Dr Kanwaljit Soin, 73, was the first woman Nominated MP and stood out not only for her suggestions but also for asking several questions in Parliament.
When the papers reported in 1992 that the Government was looking for a new batch of Nominated MPs, many people were very excited.
I was president of the Association of Women for Action and Research at that time, so I rang up a few women and said: "Please apply." They all said no.
I then decided I had no moral right to persuade them to do something I wasn't doing myself. So I applied, even though I had no idea what a parliamentarian did.
When I met civil servants, they would tell me: "Do you know, every time you ask a question, it costs the civil service money? We have to do research to answer it."
But that meant I got a lot of statistics from the Government, because it had to reply to me.
If there's one thing Parliament taught me, it's that if you want to be in any area of policymaking, it's important to get the statistics right.
If the statistics are wrong, you get shot down and the rest of what you're trying to say gets lost.
What I really consider my biggest achievement was moving the Family Violence Bill in 1995.
Even though it was defeated then, many of its provisions were subsequently incorporated into the Women's Charter.
Two things I suggested in Parliament have become a reality: I wanted an educational (Edusave) account set up for every adult Singaporean, and a medical savings account set up for every elderly Singaporean.
So 20 years down the line, both my dreams have been fulfilled by the SkillsFuture Credit scheme and the Pioneer Generation Package.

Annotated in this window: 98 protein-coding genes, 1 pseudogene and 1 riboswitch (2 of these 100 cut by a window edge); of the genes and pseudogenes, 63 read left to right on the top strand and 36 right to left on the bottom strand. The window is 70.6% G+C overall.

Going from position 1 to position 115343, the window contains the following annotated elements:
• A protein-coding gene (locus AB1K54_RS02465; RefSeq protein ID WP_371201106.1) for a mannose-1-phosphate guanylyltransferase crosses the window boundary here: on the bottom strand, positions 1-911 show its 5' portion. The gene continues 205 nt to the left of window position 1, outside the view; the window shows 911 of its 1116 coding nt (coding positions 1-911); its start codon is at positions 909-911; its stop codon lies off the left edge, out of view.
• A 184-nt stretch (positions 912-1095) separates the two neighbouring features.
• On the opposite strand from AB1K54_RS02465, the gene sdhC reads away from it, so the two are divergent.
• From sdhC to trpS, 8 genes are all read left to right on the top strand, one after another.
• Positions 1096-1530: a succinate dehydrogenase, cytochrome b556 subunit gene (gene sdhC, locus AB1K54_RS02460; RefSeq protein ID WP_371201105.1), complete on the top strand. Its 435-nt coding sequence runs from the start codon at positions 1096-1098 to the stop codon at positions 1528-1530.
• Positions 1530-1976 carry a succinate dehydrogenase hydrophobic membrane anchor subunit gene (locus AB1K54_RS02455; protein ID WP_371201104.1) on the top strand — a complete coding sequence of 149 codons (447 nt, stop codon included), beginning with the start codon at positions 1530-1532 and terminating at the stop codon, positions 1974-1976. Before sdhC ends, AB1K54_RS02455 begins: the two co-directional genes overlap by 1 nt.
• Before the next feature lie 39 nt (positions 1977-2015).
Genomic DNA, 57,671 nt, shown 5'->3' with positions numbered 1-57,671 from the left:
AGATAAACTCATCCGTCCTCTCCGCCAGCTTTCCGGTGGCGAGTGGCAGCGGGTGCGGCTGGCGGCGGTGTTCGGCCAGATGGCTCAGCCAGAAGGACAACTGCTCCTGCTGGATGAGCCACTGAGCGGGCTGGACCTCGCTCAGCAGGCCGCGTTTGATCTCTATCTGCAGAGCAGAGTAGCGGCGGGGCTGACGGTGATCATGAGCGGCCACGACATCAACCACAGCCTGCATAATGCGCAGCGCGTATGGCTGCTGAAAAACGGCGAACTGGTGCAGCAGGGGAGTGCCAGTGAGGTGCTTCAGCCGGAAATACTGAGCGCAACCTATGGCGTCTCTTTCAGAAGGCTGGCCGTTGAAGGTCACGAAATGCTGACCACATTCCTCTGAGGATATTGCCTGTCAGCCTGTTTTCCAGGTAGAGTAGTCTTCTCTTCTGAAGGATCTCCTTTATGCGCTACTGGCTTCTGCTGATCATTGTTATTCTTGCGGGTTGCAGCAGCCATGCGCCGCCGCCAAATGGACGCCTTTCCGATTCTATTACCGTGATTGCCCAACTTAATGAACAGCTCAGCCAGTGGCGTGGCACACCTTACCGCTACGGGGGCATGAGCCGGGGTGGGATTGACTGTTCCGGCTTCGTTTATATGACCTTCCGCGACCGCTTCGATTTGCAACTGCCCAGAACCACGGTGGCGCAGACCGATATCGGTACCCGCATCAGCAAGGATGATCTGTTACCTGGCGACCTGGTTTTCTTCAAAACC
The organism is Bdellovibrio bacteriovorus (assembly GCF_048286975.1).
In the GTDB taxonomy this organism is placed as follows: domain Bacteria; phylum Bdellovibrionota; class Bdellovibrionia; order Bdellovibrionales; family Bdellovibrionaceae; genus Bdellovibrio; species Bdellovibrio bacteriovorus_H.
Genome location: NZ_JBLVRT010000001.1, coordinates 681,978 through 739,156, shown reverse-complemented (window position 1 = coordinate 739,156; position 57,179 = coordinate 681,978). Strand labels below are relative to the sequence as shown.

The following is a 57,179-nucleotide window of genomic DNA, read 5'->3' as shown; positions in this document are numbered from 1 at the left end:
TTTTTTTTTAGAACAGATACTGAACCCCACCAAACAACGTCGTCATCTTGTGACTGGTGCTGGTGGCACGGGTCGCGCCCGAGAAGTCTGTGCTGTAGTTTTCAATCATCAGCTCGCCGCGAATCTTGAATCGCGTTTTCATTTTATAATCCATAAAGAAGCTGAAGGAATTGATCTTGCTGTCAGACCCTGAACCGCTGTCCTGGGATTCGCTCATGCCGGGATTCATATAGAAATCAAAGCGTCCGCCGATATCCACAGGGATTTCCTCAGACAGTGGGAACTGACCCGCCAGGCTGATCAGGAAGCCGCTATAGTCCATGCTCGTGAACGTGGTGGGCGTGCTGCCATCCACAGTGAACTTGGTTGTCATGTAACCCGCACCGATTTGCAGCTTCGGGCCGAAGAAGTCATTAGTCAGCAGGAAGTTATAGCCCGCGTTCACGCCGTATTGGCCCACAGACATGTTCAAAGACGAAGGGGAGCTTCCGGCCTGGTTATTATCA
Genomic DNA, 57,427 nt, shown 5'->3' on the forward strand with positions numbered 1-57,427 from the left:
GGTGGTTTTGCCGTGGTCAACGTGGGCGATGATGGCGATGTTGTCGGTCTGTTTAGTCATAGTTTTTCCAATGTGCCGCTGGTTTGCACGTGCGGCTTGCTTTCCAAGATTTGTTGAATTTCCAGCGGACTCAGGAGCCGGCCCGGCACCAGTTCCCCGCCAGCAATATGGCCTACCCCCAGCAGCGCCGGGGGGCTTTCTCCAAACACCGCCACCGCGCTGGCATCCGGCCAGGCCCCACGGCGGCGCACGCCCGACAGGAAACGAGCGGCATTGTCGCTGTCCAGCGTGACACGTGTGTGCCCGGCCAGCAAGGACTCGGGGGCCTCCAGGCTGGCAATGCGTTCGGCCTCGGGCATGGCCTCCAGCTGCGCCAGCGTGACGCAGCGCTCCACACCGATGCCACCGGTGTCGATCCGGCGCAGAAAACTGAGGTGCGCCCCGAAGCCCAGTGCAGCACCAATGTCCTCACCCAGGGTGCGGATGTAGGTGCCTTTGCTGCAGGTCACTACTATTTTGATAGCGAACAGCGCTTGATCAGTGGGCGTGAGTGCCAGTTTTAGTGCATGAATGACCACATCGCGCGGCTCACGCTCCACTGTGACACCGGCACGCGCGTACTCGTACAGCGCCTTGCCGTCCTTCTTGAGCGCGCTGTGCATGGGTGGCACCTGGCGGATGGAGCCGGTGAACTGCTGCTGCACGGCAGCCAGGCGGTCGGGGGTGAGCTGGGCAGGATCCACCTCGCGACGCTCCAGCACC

When you look at society in general, business, government and civil society are the three legs of the stool, but it's only recently that policymakers in Singapore have realised that it's prudent to include civil society in decision-making.
If the stakeholders are just business and government, they sometimes don't see the point of view of the rest of society, especially the disadvantaged.
There are a lot of Singaporeans who haven't done as well as the country's indicators seem to suggest. They still need people to advocate for them, bring out their difficulties, and try to make it such that more people get a share of the pie.
I feel in particular for the elderly. They are poorer in general, and things like the Silver Support Scheme and the Pioneer Generation Package are just the beginning. We can still do better - we need to give them some autonomy and dignity. We retire way too early in Singapore. Even when I was in Parliament, we were talking about moving it up to 67.
Why hasn't it changed yet? Why is there even a retirement age at all? Older people have institutional memory, they have built networks and they are loyal to organisations.
People should be allowed to work for as long as they think they can, and as long as their employer finds them producing good work.
This article was first published on May 17, 2015.
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